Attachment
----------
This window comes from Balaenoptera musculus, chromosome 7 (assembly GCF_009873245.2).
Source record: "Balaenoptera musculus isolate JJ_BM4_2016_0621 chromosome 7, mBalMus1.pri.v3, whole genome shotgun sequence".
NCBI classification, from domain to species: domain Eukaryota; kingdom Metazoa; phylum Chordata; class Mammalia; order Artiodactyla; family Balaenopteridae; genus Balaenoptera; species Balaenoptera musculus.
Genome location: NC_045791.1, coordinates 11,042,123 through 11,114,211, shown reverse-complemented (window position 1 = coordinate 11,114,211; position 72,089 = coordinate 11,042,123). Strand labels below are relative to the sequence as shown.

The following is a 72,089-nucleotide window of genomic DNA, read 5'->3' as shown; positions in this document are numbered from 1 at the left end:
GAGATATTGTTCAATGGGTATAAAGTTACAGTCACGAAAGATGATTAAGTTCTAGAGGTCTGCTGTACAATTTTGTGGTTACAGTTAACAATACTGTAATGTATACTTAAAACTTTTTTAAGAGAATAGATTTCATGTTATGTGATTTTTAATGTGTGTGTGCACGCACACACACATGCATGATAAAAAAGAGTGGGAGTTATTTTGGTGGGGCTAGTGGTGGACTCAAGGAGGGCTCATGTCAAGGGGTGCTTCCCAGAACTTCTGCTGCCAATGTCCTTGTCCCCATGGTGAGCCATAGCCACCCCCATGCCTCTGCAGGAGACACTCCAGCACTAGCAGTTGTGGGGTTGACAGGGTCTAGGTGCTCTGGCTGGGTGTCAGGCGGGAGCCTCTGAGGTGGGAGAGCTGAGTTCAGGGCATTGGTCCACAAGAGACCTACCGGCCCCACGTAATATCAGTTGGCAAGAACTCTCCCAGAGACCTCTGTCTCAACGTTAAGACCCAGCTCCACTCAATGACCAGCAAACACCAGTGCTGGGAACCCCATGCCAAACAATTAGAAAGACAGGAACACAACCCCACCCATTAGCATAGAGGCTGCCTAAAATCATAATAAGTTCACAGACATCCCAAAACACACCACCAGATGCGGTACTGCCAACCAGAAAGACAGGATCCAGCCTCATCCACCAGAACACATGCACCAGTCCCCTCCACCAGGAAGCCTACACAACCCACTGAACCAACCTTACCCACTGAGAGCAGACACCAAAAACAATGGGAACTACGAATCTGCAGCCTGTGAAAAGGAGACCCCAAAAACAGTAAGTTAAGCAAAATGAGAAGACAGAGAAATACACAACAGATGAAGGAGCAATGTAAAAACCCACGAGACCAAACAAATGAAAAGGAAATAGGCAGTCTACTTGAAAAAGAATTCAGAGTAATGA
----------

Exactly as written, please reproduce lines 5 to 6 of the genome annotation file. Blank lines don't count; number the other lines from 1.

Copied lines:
The following is a 72,089-nucleotide window of genomic DNA, read 5'->3' as shown; positions in this document are numbered from 1 at the left end:
GAGATATTGTTCAATGGGTATAAAGTTACAGTCACGAAAGATGATTAAGTTCTAGAGGTCTGCTGTACAATTTTGTGGTTACAGTTAACAATACTGTAATGTATACTTAAAACTTTTTTAAGAGAATAGATTTCATGTTATGTGATTTTTAATGTGTGTGTGCACGCACACACACATGCATGATAAAAAAGAGTGGGAGTTATTTTGGTGGGGCTAGTGGTGGACTCAAGGAGGGCTCATGTCAAGGGGTGCTTCCCAGAACTTCTGCTGCCAATGTCCTTGTCCCCATGGTGAGCCATAGCCACCCCCATGCCTCTGCAGGAGACACTCCAGCACTAGCAGTTGTGGGGTTGACAGGGTCTAGGTGCTCTGGCTGGGTGTCAGGCGGGAGCCTCTGAGGTGGGAGAGCTGAGTTCAGGGCATTGGTCCACAAGAGACCTACCGGCCCCACGTAATATCAGTTGGCAAGAACTCTCCCAGAGACCTCTGTCTCAACGTTAAGACCCAGCTCCACTCAATGACCAGCAAACACCAGTGCTGGGAACCCCATGCCAAACAATTAGAAAGACAGGAACACAACCCCACCCATTAGCATAGAGGCTGCCTAAAATCATAATAAGTTCACAGACATCCCAAAACACACCACCAGATGCGGTACTGCCAACCAGAAAGACAGGATCCAGCCTCATCCACCAGAACACATGCACCAGTCCCCTCCACCAGGAAGCCTACACAACCCACTGAACCAACCTTACCCACTGAGAGCAGACACCAAAAACAATGGGAACTACGAATCTGCAGCCTGTGAAAAGGAGACCCCAAAAACAGTAAGTTAAGCAAAATGAGAAGACAGAGAAATACACAACAGATGAAGGAGCAATGTAAAAACCCACGAGACCAAACAAATGAAAAGGAAATAGGCAGTCTACTTGAAAAAGAATTCAGAGTAATGA